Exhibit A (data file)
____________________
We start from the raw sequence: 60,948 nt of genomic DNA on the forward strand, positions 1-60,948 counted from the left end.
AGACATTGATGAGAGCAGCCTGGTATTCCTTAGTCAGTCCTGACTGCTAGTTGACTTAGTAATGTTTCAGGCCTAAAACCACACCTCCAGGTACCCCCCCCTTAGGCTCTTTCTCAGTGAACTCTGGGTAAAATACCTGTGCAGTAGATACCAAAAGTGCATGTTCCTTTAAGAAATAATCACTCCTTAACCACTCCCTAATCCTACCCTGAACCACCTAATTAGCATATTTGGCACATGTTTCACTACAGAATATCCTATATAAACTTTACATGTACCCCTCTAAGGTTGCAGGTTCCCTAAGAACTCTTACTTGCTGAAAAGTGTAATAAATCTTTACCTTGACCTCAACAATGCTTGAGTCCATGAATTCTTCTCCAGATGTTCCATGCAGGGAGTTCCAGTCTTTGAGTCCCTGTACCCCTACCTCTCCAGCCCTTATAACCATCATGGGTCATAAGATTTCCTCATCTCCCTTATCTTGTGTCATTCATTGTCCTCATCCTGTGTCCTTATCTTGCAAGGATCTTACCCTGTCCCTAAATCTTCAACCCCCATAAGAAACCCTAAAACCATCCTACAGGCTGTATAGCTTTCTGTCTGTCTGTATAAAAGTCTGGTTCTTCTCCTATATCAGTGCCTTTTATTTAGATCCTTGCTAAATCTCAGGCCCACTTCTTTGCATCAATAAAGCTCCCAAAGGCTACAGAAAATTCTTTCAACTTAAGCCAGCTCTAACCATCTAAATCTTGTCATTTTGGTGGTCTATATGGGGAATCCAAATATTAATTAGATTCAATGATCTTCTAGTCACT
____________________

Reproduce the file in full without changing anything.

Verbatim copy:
We start from the raw sequence: 60,948 nt of genomic DNA on the forward strand, positions 1-60,948 counted from the left end.
AGACATTGATGAGAGCAGCCTGGTATTCCTTAGTCAGTCCTGACTGCTAGTTGACTTAGTAATGTTTCAGGCCTAAAACCACACCTCCAGGTACCCCCCCCTTAGGCTCTTTCTCAGTGAACTCTGGGTAAAATACCTGTGCAGTAGATACCAAAAGTGCATGTTCCTTTAAGAAATAATCACTCCTTAACCACTCCCTAATCCTACCCTGAACCACCTAATTAGCATATTTGGCACATGTTTCACTACAGAATATCCTATATAAACTTTACATGTACCCCTCTAAGGTTGCAGGTTCCCTAAGAACTCTTACTTGCTGAAAAGTGTAATAAATCTTTACCTTGACCTCAACAATGCTTGAGTCCATGAATTCTTCTCCAGATGTTCCATGCAGGGAGTTCCAGTCTTTGAGTCCCTGTACCCCTACCTCTCCAGCCCTTATAACCATCATGGGTCATAAGATTTCCTCATCTCCCTTATCTTGTGTCATTCATTGTCCTCATCCTGTGTCCTTATCTTGCAAGGATCTTACCCTGTCCCTAAATCTTCAACCCCCATAAGAAACCCTAAAACCATCCTACAGGCTGTATAGCTTTCTGTCTGTCTGTATAAAAGTCTGGTTCTTCTCCTATATCAGTGCCTTTTATTTAGATCCTTGCTAAATCTCAGGCCCACTTCTTTGCATCAATAAAGCTCCCAAAGGCTACAGAAAATTCTTTCAACTTAAGCCAGCTCTAACCATCTAAATCTTGTCATTTTGGTGGTCTATATGGGGAATCCAAATATTAATTAGATTCAATGATCTTCTAGTCACT